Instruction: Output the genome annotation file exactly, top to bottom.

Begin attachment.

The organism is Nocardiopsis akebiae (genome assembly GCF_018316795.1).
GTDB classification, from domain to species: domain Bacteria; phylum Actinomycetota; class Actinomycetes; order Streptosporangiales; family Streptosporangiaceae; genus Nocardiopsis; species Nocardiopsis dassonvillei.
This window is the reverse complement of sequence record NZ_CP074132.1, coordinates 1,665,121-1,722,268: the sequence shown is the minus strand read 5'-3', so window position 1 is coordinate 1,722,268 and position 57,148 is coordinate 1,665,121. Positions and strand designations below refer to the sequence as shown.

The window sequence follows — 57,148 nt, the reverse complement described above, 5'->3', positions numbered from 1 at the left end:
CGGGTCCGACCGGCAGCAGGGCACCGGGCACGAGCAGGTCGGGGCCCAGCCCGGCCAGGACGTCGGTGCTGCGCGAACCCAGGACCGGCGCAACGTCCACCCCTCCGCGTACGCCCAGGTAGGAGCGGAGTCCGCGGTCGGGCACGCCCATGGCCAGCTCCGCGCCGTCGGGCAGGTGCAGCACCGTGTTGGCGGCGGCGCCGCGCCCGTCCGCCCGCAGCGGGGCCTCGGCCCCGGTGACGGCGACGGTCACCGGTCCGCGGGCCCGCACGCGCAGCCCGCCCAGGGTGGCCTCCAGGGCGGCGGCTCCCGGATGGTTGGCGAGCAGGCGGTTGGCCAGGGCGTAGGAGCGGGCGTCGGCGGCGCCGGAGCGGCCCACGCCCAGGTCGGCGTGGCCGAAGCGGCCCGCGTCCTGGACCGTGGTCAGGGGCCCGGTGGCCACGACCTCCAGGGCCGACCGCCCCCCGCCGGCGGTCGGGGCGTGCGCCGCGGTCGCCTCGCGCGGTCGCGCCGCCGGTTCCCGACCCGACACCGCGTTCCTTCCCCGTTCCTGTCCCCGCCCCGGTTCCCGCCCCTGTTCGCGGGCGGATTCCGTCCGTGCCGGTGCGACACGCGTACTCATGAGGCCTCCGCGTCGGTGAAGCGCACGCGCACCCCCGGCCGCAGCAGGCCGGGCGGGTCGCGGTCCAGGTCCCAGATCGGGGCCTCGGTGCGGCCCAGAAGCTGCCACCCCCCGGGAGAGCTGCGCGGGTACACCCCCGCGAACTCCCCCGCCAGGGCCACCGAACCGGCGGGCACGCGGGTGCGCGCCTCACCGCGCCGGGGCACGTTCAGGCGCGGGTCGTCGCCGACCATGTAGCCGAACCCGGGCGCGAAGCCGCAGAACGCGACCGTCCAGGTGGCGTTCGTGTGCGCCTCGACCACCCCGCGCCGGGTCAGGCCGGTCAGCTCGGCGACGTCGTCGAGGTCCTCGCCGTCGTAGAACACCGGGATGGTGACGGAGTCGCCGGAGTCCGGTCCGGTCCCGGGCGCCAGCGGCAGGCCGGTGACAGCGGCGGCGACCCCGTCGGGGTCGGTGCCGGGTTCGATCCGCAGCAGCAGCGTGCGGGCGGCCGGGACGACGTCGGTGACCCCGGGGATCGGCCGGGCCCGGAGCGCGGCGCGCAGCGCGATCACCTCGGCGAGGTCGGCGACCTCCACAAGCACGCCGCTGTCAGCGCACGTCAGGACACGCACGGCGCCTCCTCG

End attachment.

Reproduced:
The organism is Nocardiopsis akebiae (genome assembly GCF_018316795.1).
GTDB classification, from domain to species: domain Bacteria; phylum Actinomycetota; class Actinomycetes; order Streptosporangiales; family Streptosporangiaceae; genus Nocardiopsis; species Nocardiopsis dassonvillei.
This window is the reverse complement of sequence record NZ_CP074132.1, coordinates 1,665,121-1,722,268: the sequence shown is the minus strand read 5'-3', so window position 1 is coordinate 1,722,268 and position 57,148 is coordinate 1,665,121. Positions and strand designations below refer to the sequence as shown.

The window sequence follows — 57,148 nt, the reverse complement described above, 5'->3', positions numbered from 1 at the left end:
CGGGTCCGACCGGCAGCAGGGCACCGGGCACGAGCAGGTCGGGGCCCAGCCCGGCCAGGACGTCGGTGCTGCGCGAACCCAGGACCGGCGCAACGTCCACCCCTCCGCGTACGCCCAGGTAGGAGCGGAGTCCGCGGTCGGGCACGCCCATGGCCAGCTCCGCGCCGTCGGGCAGGTGCAGCACCGTGTTGGCGGCGGCGCCGCGCCCGTCCGCCCGCAGCGGGGCCTCGGCCCCGGTGACGGCGACGGTCACCGGTCCGCGGGCCCGCACGCGCAGCCCGCCCAGGGTGGCCTCCAGGGCGGCGGCTCCCGGATGGTTGGCGAGCAGGCGGTTGGCCAGGGCGTAGGAGCGGGCGTCGGCGGCGCCGGAGCGGCCCACGCCCAGGTCGGCGTGGCCGAAGCGGCCCGCGTCCTGGACCGTGGTCAGGGGCCCGGTGGCCACGACCTCCAGGGCCGACCGCCCCCCGCCGGCGGTCGGGGCGTGCGCCGCGGTCGCCTCGCGCGGTCGCGCCGCCGGTTCCCGACCCGACACCGCGTTCCTTCCCCGTTCCTGTCCCCGCCCCGGTTCCCGCCCCTGTTCGCGGGCGGATTCCGTCCGTGCCGGTGCGACACGCGTACTCATGAGGCCTCCGCGTCGGTGAAGCGCACGCGCACCCCCGGCCGCAGCAGGCCGGGCGGGTCGCGGTCCAGGTCCCAGATCGGGGCCTCGGTGCGGCCCAGAAGCTGCCACCCCCCGGGAGAGCTGCGCGGGTACACCCCCGCGAACTCCCCCGCCAGGGCCACCGAACCGGCGGGCACGCGGGTGCGCGCCTCACCGCGCCGGGGCACGTTCAGGCGCGGGTCGTCGCCGACCATGTAGCCGAACCCGGGCGCGAAGCCGCAGAACGCGACCGTCCAGGTGGCGTTCGTGTGCGCCTCGACCACCCCGCGCCGGGTCAGGCCGGTCAGCTCGGCGACGTCGTCGAGGTCCTCGCCGTCGTAGAACACCGGGATGGTGACGGAGTCGCCGGAGTCCGGTCCGGTCCCGGGCGCCAGCGGCAGGCCGGTGACAGCGGCGGCGACCCCGTCGGGGTCGGTGCCGGGTTCGATCCGCAGCAGCAGCGTGCGGGCGGCCGGGACGACGTCGGTGACCCCGGGGATCGGCCGGGCCCGGAGCGCGGCGCGCAGCGCGATCACCTCGGCGAGGTCGGCGACCTCCACAAGCACGCCGCTGTCAGCGCACGTCAGGACACGCACGGCGCCTCCTCG